Link to CALCM Home  

Accelerating Microarchitecture Performance Simulations

April 16, 2002 Tuesday
Hamerschlag Hall 1112
4:00 p.m.


Roland Wunderlich    
M.S. Student    
Department of ECE    
Carnegine Mellon    

Thomas Wenisch    
Ph.D. Student    
Department of ECE    
Carnegine Mellon    

Microarchitecture researchers today are wasting time by over-simulating their designs, and are also not getting accurate performance results for their efforts. Computer architects want to measure the performance of their designs using benchmarks like SPEC 2000, but simulators such as SimpleScalar have huge slowdowns of up to 10,000 times slower versus real CPU's. Running individual SPEC 2000 benchmarks to completion to obtain accurate performance numbers can take multiple weeks on the fastest computers. As a result, researchers normally run less that 0.1% of these programs due to time and resource constraints. We have determined that this practice often produces results wildly inconsistent with results from a complete simulation.

To attack the low speed of simulation, we looked at the nature of the instruction streams in these benchmarks, and derived the minimum fractions that need to be sampled to obtain accurate results. We also determined analytical models for the rate of simulation of various levels of architectural complexity. Merging these results with a periodic fast forwarding simulation approach, we propose a technique which provides superior results while also accelerating simulation by up to three orders of magnitude.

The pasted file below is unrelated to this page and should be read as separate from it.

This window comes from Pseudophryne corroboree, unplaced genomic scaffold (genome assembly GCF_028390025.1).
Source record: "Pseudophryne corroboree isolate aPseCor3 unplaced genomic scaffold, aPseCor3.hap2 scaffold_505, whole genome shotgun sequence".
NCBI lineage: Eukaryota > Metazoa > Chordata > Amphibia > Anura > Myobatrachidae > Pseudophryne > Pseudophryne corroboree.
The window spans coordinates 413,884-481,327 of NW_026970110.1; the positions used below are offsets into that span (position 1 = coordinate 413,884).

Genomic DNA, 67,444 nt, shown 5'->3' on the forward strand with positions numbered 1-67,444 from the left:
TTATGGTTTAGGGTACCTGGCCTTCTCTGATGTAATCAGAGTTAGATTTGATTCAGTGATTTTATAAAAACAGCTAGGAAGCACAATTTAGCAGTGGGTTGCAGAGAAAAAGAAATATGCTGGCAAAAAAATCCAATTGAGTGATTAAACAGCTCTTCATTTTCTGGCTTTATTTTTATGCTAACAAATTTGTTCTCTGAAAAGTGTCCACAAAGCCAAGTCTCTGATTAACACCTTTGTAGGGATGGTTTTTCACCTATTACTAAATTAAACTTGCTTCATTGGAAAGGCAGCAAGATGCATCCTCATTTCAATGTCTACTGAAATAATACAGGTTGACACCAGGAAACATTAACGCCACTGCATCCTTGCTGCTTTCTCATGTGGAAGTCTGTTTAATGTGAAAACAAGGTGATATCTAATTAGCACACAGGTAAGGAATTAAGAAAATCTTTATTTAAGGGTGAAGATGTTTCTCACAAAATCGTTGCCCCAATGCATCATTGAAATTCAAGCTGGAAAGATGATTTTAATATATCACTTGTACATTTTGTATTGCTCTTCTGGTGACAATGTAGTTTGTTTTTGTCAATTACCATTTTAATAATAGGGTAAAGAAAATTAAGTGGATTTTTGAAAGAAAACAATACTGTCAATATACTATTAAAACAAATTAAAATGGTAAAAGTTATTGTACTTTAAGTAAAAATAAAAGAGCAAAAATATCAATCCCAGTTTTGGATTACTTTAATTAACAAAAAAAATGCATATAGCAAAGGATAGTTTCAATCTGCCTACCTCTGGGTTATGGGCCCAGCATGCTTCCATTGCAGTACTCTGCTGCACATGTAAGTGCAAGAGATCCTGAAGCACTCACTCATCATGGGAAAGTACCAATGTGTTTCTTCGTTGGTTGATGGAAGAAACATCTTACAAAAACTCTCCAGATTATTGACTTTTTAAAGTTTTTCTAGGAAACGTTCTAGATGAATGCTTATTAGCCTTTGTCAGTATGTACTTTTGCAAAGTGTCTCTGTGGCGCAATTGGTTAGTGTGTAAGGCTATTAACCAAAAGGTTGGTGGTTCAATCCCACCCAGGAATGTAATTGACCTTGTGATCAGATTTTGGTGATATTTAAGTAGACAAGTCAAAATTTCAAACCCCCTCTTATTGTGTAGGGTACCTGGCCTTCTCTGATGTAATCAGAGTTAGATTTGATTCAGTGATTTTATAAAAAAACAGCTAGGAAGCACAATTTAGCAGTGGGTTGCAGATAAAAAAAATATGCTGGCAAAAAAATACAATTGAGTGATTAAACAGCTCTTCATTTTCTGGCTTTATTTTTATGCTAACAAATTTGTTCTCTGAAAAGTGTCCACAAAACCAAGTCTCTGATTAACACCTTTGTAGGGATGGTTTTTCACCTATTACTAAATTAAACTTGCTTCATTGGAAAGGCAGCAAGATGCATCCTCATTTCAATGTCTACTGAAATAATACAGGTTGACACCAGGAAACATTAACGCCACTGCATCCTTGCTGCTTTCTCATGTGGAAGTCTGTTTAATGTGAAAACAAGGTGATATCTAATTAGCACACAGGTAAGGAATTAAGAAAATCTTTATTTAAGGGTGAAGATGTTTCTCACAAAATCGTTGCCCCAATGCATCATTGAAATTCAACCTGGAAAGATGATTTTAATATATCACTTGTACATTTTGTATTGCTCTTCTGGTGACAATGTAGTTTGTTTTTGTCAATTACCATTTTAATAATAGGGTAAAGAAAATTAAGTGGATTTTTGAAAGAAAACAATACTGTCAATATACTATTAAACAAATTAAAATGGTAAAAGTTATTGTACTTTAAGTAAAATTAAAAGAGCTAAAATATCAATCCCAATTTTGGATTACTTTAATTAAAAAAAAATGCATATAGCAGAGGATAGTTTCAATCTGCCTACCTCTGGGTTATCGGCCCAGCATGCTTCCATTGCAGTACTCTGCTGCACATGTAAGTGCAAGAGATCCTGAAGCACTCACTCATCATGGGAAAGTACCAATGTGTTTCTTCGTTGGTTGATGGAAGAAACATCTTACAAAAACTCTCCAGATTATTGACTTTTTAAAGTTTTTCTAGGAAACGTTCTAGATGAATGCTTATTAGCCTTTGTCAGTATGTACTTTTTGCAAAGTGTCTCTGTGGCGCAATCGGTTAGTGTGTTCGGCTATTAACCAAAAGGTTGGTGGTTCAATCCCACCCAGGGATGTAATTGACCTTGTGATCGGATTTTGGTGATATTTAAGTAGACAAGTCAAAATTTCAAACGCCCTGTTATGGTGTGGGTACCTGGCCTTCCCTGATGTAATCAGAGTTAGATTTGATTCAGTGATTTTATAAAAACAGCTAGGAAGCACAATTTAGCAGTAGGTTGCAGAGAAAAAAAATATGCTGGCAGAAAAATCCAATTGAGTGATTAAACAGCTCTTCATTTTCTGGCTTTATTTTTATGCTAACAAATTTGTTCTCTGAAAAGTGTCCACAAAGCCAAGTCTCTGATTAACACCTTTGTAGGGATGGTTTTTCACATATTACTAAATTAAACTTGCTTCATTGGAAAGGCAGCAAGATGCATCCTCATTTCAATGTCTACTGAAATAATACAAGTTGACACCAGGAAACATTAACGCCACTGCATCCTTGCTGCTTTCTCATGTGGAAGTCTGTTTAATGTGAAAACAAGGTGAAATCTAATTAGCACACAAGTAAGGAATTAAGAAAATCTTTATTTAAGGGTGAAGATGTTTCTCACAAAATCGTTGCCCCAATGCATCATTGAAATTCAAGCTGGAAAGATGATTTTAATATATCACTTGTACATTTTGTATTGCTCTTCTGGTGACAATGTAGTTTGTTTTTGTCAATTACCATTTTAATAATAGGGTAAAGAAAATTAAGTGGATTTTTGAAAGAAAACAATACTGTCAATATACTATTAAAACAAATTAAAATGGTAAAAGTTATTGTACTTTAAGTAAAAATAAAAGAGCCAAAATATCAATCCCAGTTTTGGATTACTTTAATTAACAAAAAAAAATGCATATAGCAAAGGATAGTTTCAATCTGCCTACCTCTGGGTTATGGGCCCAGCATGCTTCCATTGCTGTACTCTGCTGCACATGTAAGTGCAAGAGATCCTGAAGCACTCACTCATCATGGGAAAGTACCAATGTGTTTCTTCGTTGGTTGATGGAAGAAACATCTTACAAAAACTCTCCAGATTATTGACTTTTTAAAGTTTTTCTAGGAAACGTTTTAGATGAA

Roland Wunderlich is a first year graduate student in the Electrical and Computer Engineering department at Carnegie Mellon University. His advisor is Prof. James Hoe. His research is focused on microprocessor architecture and high-level prototyping using operation centric hardware design languages. Somehow, Rutgers University handed over a B.S. degree in Computer Engineering to him in 2001.

Tom Wenisch is a first year PhD student in ECE under Babak Falsafi. Tom's interests include instruction/thread level parallelism, memory system design, and performance evaluation methodology. Nowadays, Tom spends most of his time hacking an out-of-order processor simulator around Virtutech's Simics simulation infrastructure.


Department of Electrical and Computer EngineeringCarnegie Mellon UniversitySchool of Computer Science